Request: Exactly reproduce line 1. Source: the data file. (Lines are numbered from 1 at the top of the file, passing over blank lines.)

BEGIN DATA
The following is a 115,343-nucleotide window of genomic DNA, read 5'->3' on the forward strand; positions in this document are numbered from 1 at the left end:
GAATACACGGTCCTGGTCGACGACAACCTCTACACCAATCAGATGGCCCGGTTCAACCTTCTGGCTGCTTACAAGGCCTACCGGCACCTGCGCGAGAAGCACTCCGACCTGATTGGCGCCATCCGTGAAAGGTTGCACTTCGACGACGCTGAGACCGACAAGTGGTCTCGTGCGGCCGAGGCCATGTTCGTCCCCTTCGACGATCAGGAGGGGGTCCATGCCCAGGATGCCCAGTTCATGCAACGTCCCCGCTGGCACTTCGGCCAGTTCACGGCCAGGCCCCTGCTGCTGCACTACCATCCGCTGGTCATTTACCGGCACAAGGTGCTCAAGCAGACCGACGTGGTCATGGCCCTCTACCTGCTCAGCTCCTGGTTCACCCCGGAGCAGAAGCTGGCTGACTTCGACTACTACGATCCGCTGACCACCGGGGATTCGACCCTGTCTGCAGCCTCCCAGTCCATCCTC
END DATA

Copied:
The following is a 115,343-nucleotide window of genomic DNA, read 5'->3' on the forward strand; positions in this document are numbered from 1 at the left end: